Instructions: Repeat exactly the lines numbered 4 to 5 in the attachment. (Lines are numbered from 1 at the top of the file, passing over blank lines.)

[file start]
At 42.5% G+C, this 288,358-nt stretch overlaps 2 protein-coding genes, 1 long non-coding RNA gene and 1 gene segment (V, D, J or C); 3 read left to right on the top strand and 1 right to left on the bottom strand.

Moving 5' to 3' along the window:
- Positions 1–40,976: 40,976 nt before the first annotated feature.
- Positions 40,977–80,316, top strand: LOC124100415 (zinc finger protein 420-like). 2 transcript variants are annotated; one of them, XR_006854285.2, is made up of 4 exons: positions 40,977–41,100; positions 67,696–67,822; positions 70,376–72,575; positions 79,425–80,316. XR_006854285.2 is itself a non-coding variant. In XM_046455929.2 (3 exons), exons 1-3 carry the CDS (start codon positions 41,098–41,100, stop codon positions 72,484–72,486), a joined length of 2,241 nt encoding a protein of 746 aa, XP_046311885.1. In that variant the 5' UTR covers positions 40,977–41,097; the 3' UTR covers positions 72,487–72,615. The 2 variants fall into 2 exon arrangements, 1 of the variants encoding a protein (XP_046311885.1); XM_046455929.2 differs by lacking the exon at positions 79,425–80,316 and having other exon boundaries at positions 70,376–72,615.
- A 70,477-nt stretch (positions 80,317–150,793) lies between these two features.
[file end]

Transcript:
- Positions 40,977–80,316, top strand: LOC124100415 (zinc finger protein 420-like). 2 transcript variants are annotated; one of them, XR_006854285.2, is made up of 4 exons: positions 40,977–41,100; positions 67,696–67,822; positions 70,376–72,575; positions 79,425–80,316. XR_006854285.2 is itself a non-coding variant. In XM_046455929.2 (3 exons), exons 1-3 carry the CDS (start codon positions 41,098–41,100, stop codon positions 72,484–72,486), a joined length of 2,241 nt encoding a protein of 746 aa, XP_046311885.1. In that variant the 5' UTR covers positions 40,977–41,097; the 3' UTR covers positions 72,487–72,615. The 2 variants fall into 2 exon arrangements, 1 of the variants encoding a protein (XP_046311885.1); XM_046455929.2 differs by lacking the exon at positions 79,425–80,316 and having other exon boundaries at positions 70,376–72,615.
- A 70,477-nt stretch (positions 80,317–150,793) lies between these two features.